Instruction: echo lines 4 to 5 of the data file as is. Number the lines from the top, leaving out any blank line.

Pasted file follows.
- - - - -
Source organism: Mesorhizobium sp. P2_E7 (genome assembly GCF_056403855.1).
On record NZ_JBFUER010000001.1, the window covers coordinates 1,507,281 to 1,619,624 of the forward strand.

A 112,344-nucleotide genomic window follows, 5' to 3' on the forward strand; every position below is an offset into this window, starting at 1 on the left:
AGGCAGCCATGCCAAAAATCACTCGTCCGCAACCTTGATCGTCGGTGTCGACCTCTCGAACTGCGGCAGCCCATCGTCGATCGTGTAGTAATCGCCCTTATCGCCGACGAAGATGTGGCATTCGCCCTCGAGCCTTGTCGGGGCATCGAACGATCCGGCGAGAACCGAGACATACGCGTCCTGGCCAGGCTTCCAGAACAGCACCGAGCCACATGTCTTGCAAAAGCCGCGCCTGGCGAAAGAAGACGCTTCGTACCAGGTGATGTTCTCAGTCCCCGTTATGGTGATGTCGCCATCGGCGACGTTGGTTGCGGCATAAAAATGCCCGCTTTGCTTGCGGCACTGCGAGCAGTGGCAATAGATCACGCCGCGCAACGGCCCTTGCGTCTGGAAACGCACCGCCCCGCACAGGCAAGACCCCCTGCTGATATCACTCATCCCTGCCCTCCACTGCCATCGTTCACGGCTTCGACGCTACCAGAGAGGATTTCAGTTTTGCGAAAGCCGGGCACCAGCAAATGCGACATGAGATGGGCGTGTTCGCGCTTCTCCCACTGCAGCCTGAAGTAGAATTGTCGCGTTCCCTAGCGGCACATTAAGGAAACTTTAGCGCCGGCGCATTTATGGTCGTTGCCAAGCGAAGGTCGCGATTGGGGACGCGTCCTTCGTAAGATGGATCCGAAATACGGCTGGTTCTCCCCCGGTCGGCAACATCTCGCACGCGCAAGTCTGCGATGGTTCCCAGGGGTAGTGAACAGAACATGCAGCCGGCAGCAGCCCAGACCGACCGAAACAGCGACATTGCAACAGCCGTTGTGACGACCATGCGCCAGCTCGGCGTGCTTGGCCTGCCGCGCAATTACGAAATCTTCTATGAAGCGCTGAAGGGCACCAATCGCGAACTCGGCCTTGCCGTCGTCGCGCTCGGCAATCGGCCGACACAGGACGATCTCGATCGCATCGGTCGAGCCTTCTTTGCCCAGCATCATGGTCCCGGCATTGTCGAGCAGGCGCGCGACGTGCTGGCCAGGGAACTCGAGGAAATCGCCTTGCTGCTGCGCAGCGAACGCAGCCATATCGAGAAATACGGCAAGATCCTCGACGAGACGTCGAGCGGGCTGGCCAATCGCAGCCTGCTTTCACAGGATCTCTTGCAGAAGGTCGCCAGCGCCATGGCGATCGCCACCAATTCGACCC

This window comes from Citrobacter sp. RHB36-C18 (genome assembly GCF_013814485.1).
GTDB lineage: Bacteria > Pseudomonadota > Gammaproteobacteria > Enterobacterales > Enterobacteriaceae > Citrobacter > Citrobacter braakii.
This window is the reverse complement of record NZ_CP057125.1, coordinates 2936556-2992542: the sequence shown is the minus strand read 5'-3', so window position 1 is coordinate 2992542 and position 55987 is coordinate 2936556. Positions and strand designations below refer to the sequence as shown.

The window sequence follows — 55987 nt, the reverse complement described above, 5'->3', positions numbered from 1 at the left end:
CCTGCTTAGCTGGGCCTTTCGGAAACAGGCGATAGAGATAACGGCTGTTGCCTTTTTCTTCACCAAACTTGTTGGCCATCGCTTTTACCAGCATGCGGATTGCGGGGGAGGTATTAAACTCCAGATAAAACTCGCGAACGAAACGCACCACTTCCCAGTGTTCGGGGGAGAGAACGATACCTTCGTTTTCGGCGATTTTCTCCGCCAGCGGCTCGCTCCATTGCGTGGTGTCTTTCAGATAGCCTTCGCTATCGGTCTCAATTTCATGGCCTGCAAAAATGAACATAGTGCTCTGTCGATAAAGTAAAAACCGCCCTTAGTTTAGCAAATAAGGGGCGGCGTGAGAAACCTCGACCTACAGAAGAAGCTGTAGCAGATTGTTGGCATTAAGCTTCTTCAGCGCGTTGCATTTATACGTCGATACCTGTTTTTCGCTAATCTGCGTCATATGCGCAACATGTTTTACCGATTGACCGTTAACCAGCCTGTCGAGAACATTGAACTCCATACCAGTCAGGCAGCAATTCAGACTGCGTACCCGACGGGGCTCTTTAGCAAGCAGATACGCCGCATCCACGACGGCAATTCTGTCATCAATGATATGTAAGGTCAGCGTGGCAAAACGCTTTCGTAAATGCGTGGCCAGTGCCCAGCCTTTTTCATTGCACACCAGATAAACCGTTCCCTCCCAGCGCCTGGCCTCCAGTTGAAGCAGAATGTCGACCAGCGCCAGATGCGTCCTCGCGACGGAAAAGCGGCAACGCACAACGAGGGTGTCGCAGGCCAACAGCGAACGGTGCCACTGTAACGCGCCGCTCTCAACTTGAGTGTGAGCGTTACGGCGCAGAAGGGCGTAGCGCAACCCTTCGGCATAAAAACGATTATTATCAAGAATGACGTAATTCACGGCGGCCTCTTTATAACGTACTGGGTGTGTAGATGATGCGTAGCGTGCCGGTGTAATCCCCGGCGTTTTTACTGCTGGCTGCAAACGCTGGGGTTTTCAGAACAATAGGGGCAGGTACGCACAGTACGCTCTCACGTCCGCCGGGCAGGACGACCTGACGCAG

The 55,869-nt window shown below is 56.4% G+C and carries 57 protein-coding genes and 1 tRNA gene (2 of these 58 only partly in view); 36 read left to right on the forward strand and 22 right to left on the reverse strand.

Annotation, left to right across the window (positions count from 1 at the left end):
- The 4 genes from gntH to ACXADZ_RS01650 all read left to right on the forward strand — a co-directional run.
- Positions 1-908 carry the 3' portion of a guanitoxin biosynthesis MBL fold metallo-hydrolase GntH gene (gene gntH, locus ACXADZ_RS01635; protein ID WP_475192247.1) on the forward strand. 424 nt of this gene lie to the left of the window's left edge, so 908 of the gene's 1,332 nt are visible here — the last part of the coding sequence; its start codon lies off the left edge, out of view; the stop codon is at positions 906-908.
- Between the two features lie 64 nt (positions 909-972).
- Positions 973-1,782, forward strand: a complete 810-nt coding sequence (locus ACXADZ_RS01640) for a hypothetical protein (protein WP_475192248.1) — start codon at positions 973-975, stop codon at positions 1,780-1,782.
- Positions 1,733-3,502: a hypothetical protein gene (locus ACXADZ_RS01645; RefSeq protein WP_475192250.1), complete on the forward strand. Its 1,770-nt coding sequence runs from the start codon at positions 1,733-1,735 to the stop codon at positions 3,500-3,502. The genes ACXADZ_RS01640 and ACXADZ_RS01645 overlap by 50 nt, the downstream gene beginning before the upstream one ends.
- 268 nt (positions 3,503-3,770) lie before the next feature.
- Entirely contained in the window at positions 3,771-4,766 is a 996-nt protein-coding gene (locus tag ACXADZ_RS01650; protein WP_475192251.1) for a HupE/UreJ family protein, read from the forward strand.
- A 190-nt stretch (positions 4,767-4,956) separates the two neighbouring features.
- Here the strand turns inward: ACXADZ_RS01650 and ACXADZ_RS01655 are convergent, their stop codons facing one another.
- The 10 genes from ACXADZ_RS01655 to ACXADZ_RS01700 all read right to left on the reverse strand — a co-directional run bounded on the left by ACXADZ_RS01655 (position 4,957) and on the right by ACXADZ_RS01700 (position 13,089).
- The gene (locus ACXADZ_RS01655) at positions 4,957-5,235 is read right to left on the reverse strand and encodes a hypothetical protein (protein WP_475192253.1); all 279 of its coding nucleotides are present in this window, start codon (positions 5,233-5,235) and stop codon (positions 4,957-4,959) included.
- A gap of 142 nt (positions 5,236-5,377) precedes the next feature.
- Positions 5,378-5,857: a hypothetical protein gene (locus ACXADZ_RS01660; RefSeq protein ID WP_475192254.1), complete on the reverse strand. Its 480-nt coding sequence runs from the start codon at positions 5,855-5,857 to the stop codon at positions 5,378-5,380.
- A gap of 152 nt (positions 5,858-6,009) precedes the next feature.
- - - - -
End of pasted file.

AGGCAGCCATGCCAAAAATCACTCGTCCGCAACCTTGATCGTCGGTGTCGACCTCTCGAACTGCGGCAGCCCATCGTCGATCGTGTAGTAATCGCCCTTATCGCCGACGAAGATGTGGCATTCGCCCTCGAGCCTTGTCGGGGCATCGAACGATCCGGCGAGAACCGAGACATACGCGTCCTGGCCAGGCTTCCAGAACAGCACCGAGCCACATGTCTTGCAAAAGCCGCGCCTGGCGAAAGAAGACGCTTCGTACCAGGTGATGTTCTCAGTCCCCGTTATGGTGATGTCGCCATCGGCGACGTTGGTTGCGGCATAAAAATGCCCGCTTTGCTTGCGGCACTGCGAGCAGTGGCAATAGATCACGCCGCGCAACGGCCCTTGCGTCTGGAAACGCACCGCCCCGCACAGGCAAGACCCCCTGCTGATATCACTCATCCCTGCCCTCCACTGCCATCGTTCACGGCTTCGACGCTACCAGAGAGGATTTCAGTTTTGCGAAAGCCGGGCACCAGCAAATGCGACATGAGATGGGCGTGTTCGCGCTTCTCCCACTGCAGCCTGAAGTAGAATTGTCGCGTTCCCTAGCGGCACATTAAGGAAACTTTAGCGCCGGCGCATTTATGGTCGTTGCCAAGCGAAGGTCGCGATTGGGGACGCGTCCTTCGTAAGATGGATCCGAAATACGGCTGGTTCTCCCCCGGTCGGCAACATCTCGCACGCGCAAGTCTGCGATGGTTCCCAGGGGTAGTGAACAGAACATGCAGCCGGCAGCAGCCCAGACCGACCGAAACAGCGACATTGCAACAGCCGTTGTGACGACCATGCGCCAGCTCGGCGTGCTTGGCCTGCCGCGCAATTACGAAATCTTCTATGAAGCGCTGAAGGGCACCAATCGCGAACTCGGCCTTGCCGTCGTCGCGCTCGGCAATCGGCCGACACAGGACGATCTCGATCGCATCGGTCGAGCCTTCTTTGCCCAGCATCATGGTCCCGGCATTGTCGAGCAGGCGCGCGACGTGCTGGCCAGGGAACTCGAGGAAATCGCCTTGCTGCTGCGCAGCGAACGCAGCCATATCGAGAAATACGGCAAGATCCTCGACGAGACGTCGAGCGGGCTGGCCAATCGCAGCCTGCTTTCACAGGATCTCTTGCAGAAGGTCGCCAGCGCCATGGCGATCGCCACCAATTCGACCC

This window comes from Citrobacter sp. RHB36-C18 (genome assembly GCF_013814485.1).